Lori Mcdonald 28:34
Absolutely, yeah, it builds trust education builds trust on, you know, with the customer, that’s a part of a relationship that you’re creating. You know, when you think about, you know, the other fear, I think, that exists with digital with doing business online, is that people perceive if they start to sell products online, you know, there are much bigger players on the market online that they’re competing against, and, you know, the Granger’s or the you know, or the Amazons, how am I going to compete Well, for the, with these really big digital players.
And the really interesting thing is that I think the small and mid market manufacturers and distributors have a really compelling value proposition because they know coming back to that concept of education, they know a lot they have a lot of subject matter expert. Yes. And Amazon doesn’t have subject matter expertise in their in the products they’re selling. They’re just selling products. And in many instances, customers want some education and support and help around the products they’re buying, which is why that education is so important.
Damon Pistulka 29:39
Yeah, yeah. So that’s, that’s cool. Because, you know, and as you look at some of the things that I think is super exciting when you’re looking at manufacturing and distribution are the availability of configurators now, yeah, and some of the other technologies that’s moving in because I we talk about this a lot when we’re when we’re looking at different things. And the configurators make a custom manufacturer is life so much easier that that I I’m just excited every time I see a new application of it.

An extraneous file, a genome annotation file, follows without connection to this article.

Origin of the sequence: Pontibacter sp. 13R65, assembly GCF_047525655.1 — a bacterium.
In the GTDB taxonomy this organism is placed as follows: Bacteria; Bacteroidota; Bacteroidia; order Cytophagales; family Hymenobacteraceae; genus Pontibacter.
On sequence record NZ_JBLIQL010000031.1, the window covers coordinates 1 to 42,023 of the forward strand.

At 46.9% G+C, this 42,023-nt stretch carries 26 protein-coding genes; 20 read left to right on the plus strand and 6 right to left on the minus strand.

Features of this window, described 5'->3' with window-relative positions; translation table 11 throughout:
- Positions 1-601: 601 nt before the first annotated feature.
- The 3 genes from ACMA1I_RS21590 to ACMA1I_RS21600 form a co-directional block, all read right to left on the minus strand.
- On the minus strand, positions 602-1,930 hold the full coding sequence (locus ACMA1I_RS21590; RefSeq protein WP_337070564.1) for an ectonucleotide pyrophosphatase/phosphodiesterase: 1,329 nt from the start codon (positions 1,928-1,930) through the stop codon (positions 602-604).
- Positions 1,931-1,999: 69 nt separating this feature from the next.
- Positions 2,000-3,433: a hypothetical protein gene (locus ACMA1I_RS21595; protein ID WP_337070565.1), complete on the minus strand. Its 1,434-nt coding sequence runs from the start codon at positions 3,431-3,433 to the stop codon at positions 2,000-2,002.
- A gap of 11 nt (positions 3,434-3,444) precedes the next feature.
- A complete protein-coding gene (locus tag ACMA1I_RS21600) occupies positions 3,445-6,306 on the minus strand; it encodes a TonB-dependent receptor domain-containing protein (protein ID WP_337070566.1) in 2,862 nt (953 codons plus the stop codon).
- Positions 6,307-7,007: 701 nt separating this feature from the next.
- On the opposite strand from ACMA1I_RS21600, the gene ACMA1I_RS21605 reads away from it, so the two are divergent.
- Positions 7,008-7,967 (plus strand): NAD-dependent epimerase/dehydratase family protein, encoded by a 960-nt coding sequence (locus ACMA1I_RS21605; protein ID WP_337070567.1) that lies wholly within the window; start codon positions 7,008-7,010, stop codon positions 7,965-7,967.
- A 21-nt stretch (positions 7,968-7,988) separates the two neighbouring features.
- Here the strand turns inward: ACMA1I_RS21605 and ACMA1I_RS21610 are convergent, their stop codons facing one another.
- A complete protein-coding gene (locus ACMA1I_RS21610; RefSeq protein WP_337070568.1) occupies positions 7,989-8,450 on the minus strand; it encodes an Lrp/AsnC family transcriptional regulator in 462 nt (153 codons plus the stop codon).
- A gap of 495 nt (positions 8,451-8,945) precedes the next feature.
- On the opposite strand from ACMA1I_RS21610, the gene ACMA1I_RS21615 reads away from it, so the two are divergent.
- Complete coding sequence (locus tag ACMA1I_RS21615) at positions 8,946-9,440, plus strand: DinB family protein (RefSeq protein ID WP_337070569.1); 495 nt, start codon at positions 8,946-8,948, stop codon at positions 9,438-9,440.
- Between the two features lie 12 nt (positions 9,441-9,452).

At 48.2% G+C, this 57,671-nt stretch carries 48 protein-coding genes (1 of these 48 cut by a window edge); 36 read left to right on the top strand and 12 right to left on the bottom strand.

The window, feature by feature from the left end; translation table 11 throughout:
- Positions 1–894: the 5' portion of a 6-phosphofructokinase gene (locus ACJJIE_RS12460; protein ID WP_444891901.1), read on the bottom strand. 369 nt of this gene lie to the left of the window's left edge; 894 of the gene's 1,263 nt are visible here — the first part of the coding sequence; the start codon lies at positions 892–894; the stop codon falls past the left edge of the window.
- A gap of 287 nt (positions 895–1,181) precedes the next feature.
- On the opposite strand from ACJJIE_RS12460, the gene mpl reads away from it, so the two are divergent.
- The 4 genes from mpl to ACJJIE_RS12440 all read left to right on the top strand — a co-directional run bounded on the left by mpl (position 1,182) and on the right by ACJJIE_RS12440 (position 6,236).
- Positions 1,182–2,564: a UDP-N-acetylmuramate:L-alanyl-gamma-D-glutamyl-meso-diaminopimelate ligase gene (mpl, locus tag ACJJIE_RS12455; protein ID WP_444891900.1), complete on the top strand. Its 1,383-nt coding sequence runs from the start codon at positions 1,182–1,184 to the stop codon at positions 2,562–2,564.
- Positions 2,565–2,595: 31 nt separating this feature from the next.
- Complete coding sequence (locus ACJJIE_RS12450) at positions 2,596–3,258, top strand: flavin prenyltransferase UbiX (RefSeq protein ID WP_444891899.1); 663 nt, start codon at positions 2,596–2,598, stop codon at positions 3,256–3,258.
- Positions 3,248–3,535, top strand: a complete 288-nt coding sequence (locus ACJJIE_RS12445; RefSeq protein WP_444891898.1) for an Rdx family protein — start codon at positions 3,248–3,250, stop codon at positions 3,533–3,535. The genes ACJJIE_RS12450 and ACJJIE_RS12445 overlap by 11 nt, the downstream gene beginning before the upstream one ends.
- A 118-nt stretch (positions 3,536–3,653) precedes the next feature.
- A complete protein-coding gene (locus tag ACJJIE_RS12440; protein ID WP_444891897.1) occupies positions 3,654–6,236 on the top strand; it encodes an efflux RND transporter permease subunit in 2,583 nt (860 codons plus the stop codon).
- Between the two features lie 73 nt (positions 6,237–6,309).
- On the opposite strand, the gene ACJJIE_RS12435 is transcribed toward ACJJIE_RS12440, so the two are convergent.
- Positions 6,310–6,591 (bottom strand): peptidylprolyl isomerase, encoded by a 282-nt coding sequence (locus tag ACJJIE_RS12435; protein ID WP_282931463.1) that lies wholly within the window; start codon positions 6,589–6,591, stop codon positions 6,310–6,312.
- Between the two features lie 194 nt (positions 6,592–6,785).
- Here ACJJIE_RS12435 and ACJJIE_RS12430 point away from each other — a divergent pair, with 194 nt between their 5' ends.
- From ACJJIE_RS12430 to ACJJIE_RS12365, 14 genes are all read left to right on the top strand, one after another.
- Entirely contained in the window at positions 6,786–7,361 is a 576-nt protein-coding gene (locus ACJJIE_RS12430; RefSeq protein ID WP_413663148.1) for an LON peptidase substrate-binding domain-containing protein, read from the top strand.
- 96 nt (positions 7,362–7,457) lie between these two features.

Lori Mcdonald 30:15
Absolutely. And, you know, think about the time saving said that can provide to internal sales and engineering teams depending on the configurator in the situation. But you know, time that isn’t being spent, figuring out on how to how to set up that quote for a customer because they’re able to self serve is time that you can spend in a more strategic way growing accounts.
So, you know, I haven’t ever seen a situation where, like people are laid off because digital commerce comes in. It’s not like that, because we all finding great salespeople and great customer service people is a really hard thing. Right? It’s more like we can repurpose our people into doing some really higher value add activities for organizations and not be doing the thing, the more menial tasks that that we can be leveraging technology to do for us.
Damon Pistulka 31:05
Yeah, well, and it makes things easier to for people. I mean, because when you when you go back to the situation that you mentioned, where someone goes in and sell something online, but they’ve got to salespeople or salesperson, they’ve got to so person in their area, they can do that salesperson Now what does that salesperson do? Well, they may not have had to go out and get that sale, right? but they certainly can follow up with the customer and make sure that that didn’t work, right? Do you have all the information you need, and give that human touch that makes that that over the top that they couldn’t do before?
Because they’re they were trying to get the next sale? Yeah, these are the kinds of things that I think that we have to refocus our sales people a little bit too and like, hey, you’re you don’t have to do that anymore. Because you got to talk to people you get to, you get to go have lunch with somebody, because hey, they displaced the grace grade order online, and you need to make sure they’re happy with that order. And we need to talk about those kinds of things, rather than the next person that you’re you have to hunt down to find an order is as much